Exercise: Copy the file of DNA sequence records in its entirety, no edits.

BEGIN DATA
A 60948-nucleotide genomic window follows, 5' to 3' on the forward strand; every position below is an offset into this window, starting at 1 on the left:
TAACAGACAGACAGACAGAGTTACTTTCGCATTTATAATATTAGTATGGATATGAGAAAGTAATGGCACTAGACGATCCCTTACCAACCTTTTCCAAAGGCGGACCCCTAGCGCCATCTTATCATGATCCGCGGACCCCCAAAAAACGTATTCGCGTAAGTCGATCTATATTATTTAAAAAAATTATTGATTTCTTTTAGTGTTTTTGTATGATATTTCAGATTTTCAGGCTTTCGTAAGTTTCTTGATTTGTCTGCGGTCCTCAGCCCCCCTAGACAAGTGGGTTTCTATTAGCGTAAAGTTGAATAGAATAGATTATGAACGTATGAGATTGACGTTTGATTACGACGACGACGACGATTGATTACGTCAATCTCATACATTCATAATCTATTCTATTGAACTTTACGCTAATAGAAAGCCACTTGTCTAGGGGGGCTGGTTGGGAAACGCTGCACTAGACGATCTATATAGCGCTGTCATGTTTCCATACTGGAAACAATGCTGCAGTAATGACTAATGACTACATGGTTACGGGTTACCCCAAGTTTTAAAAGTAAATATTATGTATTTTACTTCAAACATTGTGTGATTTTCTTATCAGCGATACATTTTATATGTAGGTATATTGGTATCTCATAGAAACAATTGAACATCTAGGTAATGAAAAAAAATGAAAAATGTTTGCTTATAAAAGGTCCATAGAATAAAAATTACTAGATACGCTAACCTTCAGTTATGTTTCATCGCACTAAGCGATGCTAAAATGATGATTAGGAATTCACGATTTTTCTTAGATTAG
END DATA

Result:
A 60948-nucleotide genomic window follows, 5' to 3' on the forward strand; every position below is an offset into this window, starting at 1 on the left:
TAACAGACAGACAGACAGAGTTACTTTCGCATTTATAATATTAGTATGGATATGAGAAAGTAATGGCACTAGACGATCCCTTACCAACCTTTTCCAAAGGCGGACCCCTAGCGCCATCTTATCATGATCCGCGGACCCCCAAAAAACGTATTCGCGTAAGTCGATCTATATTATTTAAAAAAATTATTGATTTCTTTTAGTGTTTTTGTATGATATTTCAGATTTTCAGGCTTTCGTAAGTTTCTTGATTTGTCTGCGGTCCTCAGCCCCCCTAGACAAGTGGGTTTCTATTAGCGTAAAGTTGAATAGAATAGATTATGAACGTATGAGATTGACGTTTGATTACGACGACGACGACGATTGATTACGTCAATCTCATACATTCATAATCTATTCTATTGAACTTTACGCTAATAGAAAGCCACTTGTCTAGGGGGGCTGGTTGGGAAACGCTGCACTAGACGATCTATATAGCGCTGTCATGTTTCCATACTGGAAACAATGCTGCAGTAATGACTAATGACTACATGGTTACGGGTTACCCCAAGTTTTAAAAGTAAATATTATGTATTTTACTTCAAACATTGTGTGATTTTCTTATCAGCGATACATTTTATATGTAGGTATATTGGTATCTCATAGAAACAATTGAACATCTAGGTAATGAAAAAAAATGAAAAATGTTTGCTTATAAAAGGTCCATAGAATAAAAATTACTAGATACGCTAACCTTCAGTTATGTTTCATCGCACTAAGCGATGCTAAAATGATGATTAGGAATTCACGATTTTTCTTAGATTAG